THE BLOG

Put Down the Bottle: How to Stop Drinking and Be More Mindful

05/30/2014 10:35 am ET | Updated Jul 30, 2014
  • Heather Martin Business Consultant (heathermartin.org) & Author (reclaimingkonia.com)

One day, it dawned on me -- it had been awhile since I had skipped that evening glass of wine. Whether I could blame stress or if it was just a habit that I had taken for granted, I started to wonder if I could go without alcohol?

I'm not here to decry the benefits of a glass of wine -- the relaxation, the smells, the flavor, the enjoyment -- but when you wake up and your recycling looks like the work of a small village it is time to ask yourself, is it time for a change?

I looked again at my vision board and my journals, and realized a lot of my goals required a little more discipline, a little more focus -- no more three hour Big Bang Theory marathons and binge-drinking episodes. I wanted to write blogs, I wanted to finish my novel, Reclaiming Konia, I wanted to feel better, lose weight and be healthier. I wanted to have more energy, and focus, to work on the things that mattered the most to me.

I began to notice that wine not only caused hangovers, it affected my sleep, it affected my energy levels and it affected my mood and eating habits. I realized it was the last straw when I woke up the next day to find that someone had eaten an entire bag of Trader Joe's garlic naan (me)! It was Indian food, so at least it wasn't the usual junk food culprits of pizza or tacos -- forget that I followed the direction to the tee and "served it hot and glazed with butter." It wasn't a cheeseburger, though, so it must be OK?

It was truly a wake-up call, because I could deal with not having the perfect abs from my carb loading and being low on butter, but I couldn't live with the thought of how I was destroying my life and my future. I didn't feel great physically, and I felt bad spiritually. It wasn't the act of eating and drinking that gave me guilt pangs, it was the thought that I didn't remember the experience, I didn't savor the flavors, I had taken my life -- inadvertently -- for granted. And that made me want to work on changing.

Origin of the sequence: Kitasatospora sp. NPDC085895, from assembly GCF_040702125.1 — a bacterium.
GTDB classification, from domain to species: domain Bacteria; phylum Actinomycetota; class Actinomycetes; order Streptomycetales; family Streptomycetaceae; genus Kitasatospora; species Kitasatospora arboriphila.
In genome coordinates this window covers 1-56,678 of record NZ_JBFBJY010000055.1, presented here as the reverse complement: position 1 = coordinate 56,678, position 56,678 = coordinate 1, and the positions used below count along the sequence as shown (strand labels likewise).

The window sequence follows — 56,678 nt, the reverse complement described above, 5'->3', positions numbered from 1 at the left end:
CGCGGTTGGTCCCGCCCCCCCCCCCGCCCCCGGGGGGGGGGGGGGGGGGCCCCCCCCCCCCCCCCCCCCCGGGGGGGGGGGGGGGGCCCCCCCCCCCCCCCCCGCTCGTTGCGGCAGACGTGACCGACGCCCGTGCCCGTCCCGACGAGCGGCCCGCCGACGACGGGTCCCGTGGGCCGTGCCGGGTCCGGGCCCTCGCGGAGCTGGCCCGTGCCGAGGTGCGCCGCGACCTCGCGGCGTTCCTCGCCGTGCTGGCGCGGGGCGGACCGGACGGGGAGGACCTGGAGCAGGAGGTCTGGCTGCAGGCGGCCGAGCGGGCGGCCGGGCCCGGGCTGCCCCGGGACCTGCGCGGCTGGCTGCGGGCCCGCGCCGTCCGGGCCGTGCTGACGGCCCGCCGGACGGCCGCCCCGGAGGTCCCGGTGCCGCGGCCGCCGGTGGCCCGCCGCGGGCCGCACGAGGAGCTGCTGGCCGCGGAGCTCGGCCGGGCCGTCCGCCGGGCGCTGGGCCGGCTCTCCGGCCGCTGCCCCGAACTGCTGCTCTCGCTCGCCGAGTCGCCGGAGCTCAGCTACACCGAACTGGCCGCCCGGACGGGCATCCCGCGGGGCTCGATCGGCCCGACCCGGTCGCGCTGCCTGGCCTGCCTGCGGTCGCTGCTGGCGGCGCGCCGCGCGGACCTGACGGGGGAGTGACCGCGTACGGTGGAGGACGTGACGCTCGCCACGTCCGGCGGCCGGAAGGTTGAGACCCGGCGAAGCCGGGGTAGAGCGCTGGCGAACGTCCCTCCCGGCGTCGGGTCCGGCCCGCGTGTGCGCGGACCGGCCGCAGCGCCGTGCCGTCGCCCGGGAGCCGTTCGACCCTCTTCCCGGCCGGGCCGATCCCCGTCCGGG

I'm not saying it was easy, but here is how I started. I made a pact with myself to take just one night a week, any night of my choice, and not have a drink. Not even a sip of beer. That is how I started.

Now I am building on that foundation of being mindful of my habits and naturally moving into two or three nights without the sauce. After all, I quit smoking over a decade ago by stopping myself from grabbing a cigarette every time the mood struck me. I noticed that I grabbed the cigarette out of habit, with my morning coffee -- to celebrate, to mourn, to brood and to have with that drink. But if I just took a deep breath and paused for a second before lighting the cigarette, I could take the mindless habit and kick it. I realized that often times, I didn't even want the cigarette, it had just become second nature and I had stopped even asking myself if it was something I wanted.

So my one night a week sans alcohol coupled with a new mindfulness for life, which is a daily habit, is helping me to gain control over my life and spend more time on the things and with the people I love (and lowered my garlic naan bill).

I'm not sharing because I am proud, it is actually pretty scary to share my reality. But, I believe there is a way to gain our power back, and even taking a break one night a week gave me reason to be proud of my efforts to start to change my life for the better. And it showed me that I was committed to myself and the things I truly wanted to accomplish in life.

If I was going to have a glass of wine? Then maybe I would buy that delicious $7 bottle of Sauvignon Blanc and enjoy the smell... the taste... the experience and skip the volume play of the two buck chuck.